Bathing Beauties – How to Wash Your Chicken
All animals bathe. Some enjoy a good splash in a pool of water; others frolic in a mud
hole. Most of us position a sparkling birdbath in the flowerbed for the songbirds to
drink and preen. Birds love to soak in the cool water and bath even in the winter.
Their fluffing and splashing is a treat to witness. Wild birds require water to
recondition their feathers. Any ornithologist will tell you that offering a water
source creates an irresistible draw to our favorite songsters. So…we set a pool out
for the chickens to wash in.
We change the bucket. Maybe it was too deep, too small….wrong color? Hmm.
It’s full summer and the temperature is in the high 80s. Thoughts of diving into the
ocean or lake are sooo inviting. “I bet the chickens would want that swimming tub
You put out the cool tub. Stand back – last chook in is a rotten egg!
Nope. “What is wrong those chickens?”
Chickens won’t bathe in water. They will walk in puddles and sip from rivulets, but
soak in the refreshing tub? Noooo way.
Chickens prefer to bathe in dust and silt. Sometimes this method of scrubbing just
doesn’t cut it. Caked on debris holds onto their feathers despite concentrated effort.
Poo can get pasted to butt feathers and dirt won’t scrape that off.
You need to step in!
When to use a water bath?
Like cats, chickens handle their own hygiene. But when your bird steps or sits in
droppings or a broken egg (that also happens) you need to bring out the suds.
The chickens cannot get caked on egg, or manure, off of their feathers, and this is a
health issue. If you leave these dirty materials in place they will create an unsanitary
situation for the bird. Poo on their feathers and skin is unhealthy and can cause
infection. Flies are more than just a nuisance. Chickens can and do die horrific
deaths from “fly strike.” Fly larvae attracted to manure, usually around the vent
(chicken’s rear end), will hatch and burrow into the thin skin – eating the bird alive!
It is no joke.
• Regularly check the rear-end, vent region, of your birds. If you see manure stuck to
the feathers, wash this off as soon as possible.
• This is a great time to check the vent for mites and lice. Look for white, egg clusters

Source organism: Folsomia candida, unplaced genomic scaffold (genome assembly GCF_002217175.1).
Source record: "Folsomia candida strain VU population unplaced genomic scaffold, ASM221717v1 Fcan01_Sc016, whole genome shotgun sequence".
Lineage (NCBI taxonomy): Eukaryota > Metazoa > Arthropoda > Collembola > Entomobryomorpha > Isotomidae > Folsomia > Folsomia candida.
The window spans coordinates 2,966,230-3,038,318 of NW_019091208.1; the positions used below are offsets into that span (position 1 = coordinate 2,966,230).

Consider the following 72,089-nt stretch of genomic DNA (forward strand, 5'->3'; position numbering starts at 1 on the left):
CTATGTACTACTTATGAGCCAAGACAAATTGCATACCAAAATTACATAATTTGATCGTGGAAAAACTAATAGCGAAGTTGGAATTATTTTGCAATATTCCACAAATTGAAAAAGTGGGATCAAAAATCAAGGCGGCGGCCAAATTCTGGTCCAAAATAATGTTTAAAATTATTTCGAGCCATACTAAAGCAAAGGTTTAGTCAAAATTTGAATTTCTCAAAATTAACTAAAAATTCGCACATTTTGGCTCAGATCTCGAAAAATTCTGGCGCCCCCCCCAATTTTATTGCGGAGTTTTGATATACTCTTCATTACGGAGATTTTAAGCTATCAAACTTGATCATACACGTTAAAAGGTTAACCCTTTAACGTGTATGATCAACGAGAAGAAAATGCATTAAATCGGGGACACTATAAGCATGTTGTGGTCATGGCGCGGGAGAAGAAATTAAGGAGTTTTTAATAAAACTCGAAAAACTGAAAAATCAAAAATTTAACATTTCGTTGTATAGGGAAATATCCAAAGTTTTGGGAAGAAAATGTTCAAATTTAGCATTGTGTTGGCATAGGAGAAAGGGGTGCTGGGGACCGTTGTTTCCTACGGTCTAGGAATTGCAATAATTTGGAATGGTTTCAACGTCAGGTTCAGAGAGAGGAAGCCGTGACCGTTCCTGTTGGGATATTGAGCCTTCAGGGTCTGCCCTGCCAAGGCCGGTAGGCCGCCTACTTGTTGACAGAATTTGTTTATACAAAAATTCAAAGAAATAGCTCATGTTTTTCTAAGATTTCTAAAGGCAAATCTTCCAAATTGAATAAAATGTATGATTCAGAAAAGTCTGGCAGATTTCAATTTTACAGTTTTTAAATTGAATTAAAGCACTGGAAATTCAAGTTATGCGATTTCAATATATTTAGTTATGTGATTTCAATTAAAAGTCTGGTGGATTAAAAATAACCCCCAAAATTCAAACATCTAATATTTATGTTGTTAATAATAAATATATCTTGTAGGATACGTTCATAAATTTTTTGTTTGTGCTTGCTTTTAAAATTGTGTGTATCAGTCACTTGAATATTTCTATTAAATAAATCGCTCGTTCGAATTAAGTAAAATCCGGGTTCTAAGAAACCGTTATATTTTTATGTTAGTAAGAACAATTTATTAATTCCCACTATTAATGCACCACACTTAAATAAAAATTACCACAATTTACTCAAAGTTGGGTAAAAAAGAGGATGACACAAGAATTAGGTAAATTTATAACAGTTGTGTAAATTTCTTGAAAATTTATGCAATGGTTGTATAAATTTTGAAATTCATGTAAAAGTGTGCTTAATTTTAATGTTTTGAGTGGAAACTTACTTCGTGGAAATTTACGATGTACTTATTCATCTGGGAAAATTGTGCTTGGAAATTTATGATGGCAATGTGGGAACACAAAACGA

stuck to the feather base, creepy crawlies scattering, and scabbed or reddened skin.
• Chickens can get droppings stuck to their rear feathers. This is not usually a sign of
anything bad. Some breeds have fluffy feathers that are prone to “catching”
droppings. Breeding from roosters can also cause pasting at the rear. Seasonal food
changes (juicy grass, fruits, worms) and warm weather (chickens drink more in
warm weather) can change the consistency of their manure, making it more, well,
liquidy. Egg laying can also cause a bit of a mess.
When to worry: If you see unusual behavior in your bird, you are looking at a health
issue. Watch for diarrhea, very soiled vent feathers, unusual odor, listless birds,
straining/sitting for long periods, excessive drinking or any “off” behavior. Know
your birds. As prey animals, chickens hide any signs of illness until it has
progressed. Take any abnormal signs very seriously. It can save your bird’s life.
Pasting at the butt could be caused by any number of serious health conditions -
from heat stroke to egg binding, to vent gleet and cancer.
Always make a note of ANY unusual or “off” circumstances in the flock. Never ignore
any signs. Even a bird with heat stroke is in a life-threatening situation (see note).
1. Brush and comb off any excess mats or poo. You may want to trim overly
long feathers to prevent a repeat soiling. Don’t trim too much if you plan to
show your birds.